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Oncovascular Surgery: Essential Roles of Vascular Surgeons in Cancer Surgery
Vasc Specialist Int 2019;35:60-69
Published online June 30, 2019;
© 2019 The Korean Society for Vascular Surgery.

Ahram Han, Sanghyun Ahn, Seung-Kee Min

Department of Surgery, Seoul National University College of Medicine, Seoul, Korea
Correspondence to: Seung-Kee Min
Division of Vascular Surgery, Biomedical Research Institute, Seoul National University Hospital, Rm 5313, 101 Daehak-ro, Jongno-gu, Seoul 03080, Korea
Tel: 82-2-2072-0297
Fax: 82-2-766-3975
Received May 28, 2019; Revised May 29, 2019; Accepted May 29, 2019.
This is an Open Access article distributed under the terms of the Creative Commons Attribution Non-Commercial License ( which permits unrestricted non-commercial use, distribution, and reproduction in any medium, provided the original work is properly cited.

For the modern practice of cancer surgery, the concept of oncovascular surgery (OVS), defined as cancer resection with concurrent ligation or reconstruction of a major vascular structure, can be very important. OVS for advanced cancers requires specialized procedures performed by a specialized multidisciplinary team. Roles of oncovascular surgeons are summarized as: a primary surgeon in vesselorigin tumors, a rescue surgeon treating complications during cancer surgery, and a consultant surgeon as a multidisciplinary team for cancer surgery. Vascular surgeons must show leadership in cancer surgery in cases of complex advanced diseases, such as angiosarcoma, leiomyosarcoma, intravenous leiomyomatosis, retroperitoneal soft tissue sarcoma, iatrogenic injury of the major vessels during cancer surgery, pancreatic cancer with vascular invasion, extremity soft tissue sarcoma, melanoma and others.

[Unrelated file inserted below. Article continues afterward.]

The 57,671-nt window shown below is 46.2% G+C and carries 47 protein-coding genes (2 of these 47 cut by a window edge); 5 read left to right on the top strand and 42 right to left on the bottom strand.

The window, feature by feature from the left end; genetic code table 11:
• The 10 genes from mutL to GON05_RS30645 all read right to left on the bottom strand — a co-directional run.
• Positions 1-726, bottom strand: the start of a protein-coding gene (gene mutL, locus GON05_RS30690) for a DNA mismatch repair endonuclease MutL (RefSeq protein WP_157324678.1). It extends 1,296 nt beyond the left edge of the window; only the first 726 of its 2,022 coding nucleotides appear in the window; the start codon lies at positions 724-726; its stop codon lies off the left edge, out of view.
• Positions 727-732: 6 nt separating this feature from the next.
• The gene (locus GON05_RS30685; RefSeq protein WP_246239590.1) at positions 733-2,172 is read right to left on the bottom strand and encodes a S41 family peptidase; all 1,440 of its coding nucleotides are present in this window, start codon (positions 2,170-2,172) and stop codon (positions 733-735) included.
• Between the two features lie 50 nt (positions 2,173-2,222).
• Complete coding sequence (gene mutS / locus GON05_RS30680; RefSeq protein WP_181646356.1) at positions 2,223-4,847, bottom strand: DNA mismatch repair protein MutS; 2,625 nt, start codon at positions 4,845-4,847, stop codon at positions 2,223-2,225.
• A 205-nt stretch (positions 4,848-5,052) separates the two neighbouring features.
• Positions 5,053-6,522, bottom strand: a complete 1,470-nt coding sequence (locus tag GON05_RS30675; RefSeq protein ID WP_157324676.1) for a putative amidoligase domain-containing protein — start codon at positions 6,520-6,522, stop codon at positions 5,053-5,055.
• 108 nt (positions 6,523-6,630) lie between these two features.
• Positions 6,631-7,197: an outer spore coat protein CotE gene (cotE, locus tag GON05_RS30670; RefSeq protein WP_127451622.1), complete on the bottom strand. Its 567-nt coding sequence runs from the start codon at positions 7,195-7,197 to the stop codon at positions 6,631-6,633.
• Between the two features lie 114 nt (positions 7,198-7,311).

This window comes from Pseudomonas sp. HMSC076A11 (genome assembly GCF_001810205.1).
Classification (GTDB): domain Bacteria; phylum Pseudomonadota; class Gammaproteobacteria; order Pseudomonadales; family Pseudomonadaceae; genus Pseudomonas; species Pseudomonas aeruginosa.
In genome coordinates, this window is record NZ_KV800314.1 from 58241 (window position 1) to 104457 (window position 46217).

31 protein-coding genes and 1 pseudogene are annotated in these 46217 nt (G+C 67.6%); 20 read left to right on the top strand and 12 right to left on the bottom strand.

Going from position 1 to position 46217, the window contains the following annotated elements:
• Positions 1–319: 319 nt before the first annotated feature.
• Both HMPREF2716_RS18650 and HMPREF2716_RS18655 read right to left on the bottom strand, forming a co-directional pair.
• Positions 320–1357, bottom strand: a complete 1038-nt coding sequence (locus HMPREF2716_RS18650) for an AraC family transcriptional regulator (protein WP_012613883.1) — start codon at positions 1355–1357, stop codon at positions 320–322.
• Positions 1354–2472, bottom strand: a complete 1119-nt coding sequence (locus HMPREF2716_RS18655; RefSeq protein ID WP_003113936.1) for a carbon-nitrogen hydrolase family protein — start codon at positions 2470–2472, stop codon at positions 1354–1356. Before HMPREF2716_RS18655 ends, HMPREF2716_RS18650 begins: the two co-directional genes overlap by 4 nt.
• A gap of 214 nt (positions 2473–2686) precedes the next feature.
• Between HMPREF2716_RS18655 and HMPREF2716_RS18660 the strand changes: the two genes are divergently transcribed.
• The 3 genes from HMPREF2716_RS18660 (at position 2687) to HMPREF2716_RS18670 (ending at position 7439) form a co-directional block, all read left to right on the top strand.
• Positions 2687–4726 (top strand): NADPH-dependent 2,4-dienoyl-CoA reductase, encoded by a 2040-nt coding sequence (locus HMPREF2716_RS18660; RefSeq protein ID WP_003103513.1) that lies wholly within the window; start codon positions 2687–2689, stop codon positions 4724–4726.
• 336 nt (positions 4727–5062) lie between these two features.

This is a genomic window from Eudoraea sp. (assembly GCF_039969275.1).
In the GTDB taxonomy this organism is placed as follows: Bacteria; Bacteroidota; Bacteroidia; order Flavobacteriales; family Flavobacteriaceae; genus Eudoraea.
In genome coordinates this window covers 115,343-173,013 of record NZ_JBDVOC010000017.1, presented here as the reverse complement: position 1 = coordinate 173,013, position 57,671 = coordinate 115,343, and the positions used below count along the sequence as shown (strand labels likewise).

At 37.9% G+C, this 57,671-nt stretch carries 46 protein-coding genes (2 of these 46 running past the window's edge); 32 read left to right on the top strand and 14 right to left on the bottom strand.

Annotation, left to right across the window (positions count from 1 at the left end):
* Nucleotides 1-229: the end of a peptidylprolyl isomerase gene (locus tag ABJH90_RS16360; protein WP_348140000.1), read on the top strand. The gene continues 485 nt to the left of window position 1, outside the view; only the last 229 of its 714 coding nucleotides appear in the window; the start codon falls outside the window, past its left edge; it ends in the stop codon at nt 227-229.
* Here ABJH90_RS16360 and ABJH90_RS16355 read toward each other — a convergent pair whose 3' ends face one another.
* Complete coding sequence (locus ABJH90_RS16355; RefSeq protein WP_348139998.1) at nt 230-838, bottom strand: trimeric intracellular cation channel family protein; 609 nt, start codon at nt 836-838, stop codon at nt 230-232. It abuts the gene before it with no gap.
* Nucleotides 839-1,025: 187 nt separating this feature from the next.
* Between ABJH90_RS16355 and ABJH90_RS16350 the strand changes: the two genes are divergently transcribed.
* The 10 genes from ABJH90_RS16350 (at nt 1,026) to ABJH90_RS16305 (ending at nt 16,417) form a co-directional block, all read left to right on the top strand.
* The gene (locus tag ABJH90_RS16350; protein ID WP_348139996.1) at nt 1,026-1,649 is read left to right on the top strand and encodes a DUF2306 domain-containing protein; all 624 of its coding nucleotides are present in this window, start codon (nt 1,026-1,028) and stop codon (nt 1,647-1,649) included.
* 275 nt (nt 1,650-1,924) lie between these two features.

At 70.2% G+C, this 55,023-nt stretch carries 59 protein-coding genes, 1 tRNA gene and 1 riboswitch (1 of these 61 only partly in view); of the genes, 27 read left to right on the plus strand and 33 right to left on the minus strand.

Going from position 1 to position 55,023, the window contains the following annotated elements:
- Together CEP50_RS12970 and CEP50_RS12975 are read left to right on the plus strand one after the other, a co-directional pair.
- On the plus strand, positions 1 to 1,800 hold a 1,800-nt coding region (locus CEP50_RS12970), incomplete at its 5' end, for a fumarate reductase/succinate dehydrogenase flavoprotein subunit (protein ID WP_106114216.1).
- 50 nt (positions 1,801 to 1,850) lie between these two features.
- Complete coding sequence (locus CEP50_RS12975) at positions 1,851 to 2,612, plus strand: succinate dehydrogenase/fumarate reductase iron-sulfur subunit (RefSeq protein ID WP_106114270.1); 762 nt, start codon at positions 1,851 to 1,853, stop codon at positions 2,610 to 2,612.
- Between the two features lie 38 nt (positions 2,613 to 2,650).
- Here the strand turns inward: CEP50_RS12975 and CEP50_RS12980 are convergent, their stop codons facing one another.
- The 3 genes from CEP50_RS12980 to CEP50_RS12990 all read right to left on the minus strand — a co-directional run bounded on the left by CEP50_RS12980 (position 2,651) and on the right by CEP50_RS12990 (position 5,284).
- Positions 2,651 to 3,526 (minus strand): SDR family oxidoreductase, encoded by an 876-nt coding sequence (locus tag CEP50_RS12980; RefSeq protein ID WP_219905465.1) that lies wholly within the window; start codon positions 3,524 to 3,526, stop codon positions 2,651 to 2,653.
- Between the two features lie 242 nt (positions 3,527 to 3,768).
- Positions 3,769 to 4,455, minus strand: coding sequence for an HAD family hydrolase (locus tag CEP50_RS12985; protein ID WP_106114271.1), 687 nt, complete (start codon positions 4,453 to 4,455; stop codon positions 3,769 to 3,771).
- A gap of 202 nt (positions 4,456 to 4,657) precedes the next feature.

Keywords: Oncovascular procedures, Cancer, Vascular surgery, Soft tissue sarcoma

Surgical resection remains the cornerstone for the curative treatment of malignant tumors. When a tumor mass encases a critical arterial or venous structure, en bloc resection with vascular reconstruction is essential for a successful operative therapy. To ensure successful symptom relief and long-term oncological control, careful preoperative planning within a multi-disciplinary team including oncologists and vascular specialists has critical importance. Although vascular surgeons are frequently involved in cancer surgery, their role is often underestimated and overlooked. Because vascular surgeons are dedicated to treating vascular diseases by medical therapy, endovascular intervention and open surgery, cancer surgery may not be their primary concern. And the primary cancer originating from the blood vessels is quite rare. Therefore, vascular surgeons are usually isolated from many societies for cancer therapy and seem to be content with the role of a consultant surgeon rather than a primary oncologic surgeon. However, to ensure a safe tumor resection and successful revascularization of certain advanced cancers with vascular involvement, the roles of vascular surgeons are critical. The active participation of a vascular surgeon in cancer therapy can improve oncologic outcomes and patient safety.

In this review, we describe the various roles of vascular surgeons in cancer surgery and encourage all vascular surgeons, especially those in tertiary referral centers, to raise the voice as primary oncologic surgeons for the sake of safety and better outcomes for cancer patients.


The medical term “oncoplastic surgery” is very popular. In the early 1980s, breast cancer resection and simultaneous breast reconstruction were simultaneously performed, and the concept of oncoplastic surgery has nowadays become widely accepted and practiced [1,2]. The basic concept was treating cancer and preserving the patient’s beauty to achieve better aesthetic and quality of life (QOL) outcomes while not compromising oncological effectiveness. For the success of oncoplastic surgery, multidisciplinary therapy is essential.